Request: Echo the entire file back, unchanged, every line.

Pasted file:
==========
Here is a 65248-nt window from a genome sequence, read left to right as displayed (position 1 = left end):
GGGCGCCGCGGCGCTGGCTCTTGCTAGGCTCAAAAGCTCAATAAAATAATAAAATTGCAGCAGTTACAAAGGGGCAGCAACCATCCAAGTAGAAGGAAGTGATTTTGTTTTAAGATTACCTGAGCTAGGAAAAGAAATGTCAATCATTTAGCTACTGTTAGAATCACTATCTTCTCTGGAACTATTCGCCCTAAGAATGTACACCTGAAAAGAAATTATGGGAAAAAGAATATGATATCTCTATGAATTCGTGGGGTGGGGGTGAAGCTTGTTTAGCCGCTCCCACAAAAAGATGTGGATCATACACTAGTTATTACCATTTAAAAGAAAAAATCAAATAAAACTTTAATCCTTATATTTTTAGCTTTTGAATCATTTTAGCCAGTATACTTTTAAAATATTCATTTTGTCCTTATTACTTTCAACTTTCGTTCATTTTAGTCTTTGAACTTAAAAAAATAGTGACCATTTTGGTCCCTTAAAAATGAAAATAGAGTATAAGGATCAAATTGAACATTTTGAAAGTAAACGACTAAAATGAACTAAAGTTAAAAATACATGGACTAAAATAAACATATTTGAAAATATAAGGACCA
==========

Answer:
Here is a 65248-nt window from a genome sequence, read left to right as displayed (position 1 = left end):
GGGCGCCGCGGCGCTGGCTCTTGCTAGGCTCAAAAGCTCAATAAAATAATAAAATTGCAGCAGTTACAAAGGGGCAGCAACCATCCAAGTAGAAGGAAGTGATTTTGTTTTAAGATTACCTGAGCTAGGAAAAGAAATGTCAATCATTTAGCTACTGTTAGAATCACTATCTTCTCTGGAACTATTCGCCCTAAGAATGTACACCTGAAAAGAAATTATGGGAAAAAGAATATGATATCTCTATGAATTCGTGGGGTGGGGGTGAAGCTTGTTTAGCCGCTCCCACAAAAAGATGTGGATCATACACTAGTTATTACCATTTAAAAGAAAAAATCAAATAAAACTTTAATCCTTATATTTTTAGCTTTTGAATCATTTTAGCCAGTATACTTTTAAAATATTCATTTTGTCCTTATTACTTTCAACTTTCGTTCATTTTAGTCTTTGAACTTAAAAAAATAGTGACCATTTTGGTCCCTTAAAAATGAAAATAGAGTATAAGGATCAAATTGAACATTTTGAAAGTAAACGACTAAAATGAACTAAAGTTAAAAATACATGGACTAAAATAAACATATTTGAAAATATAAGGACCA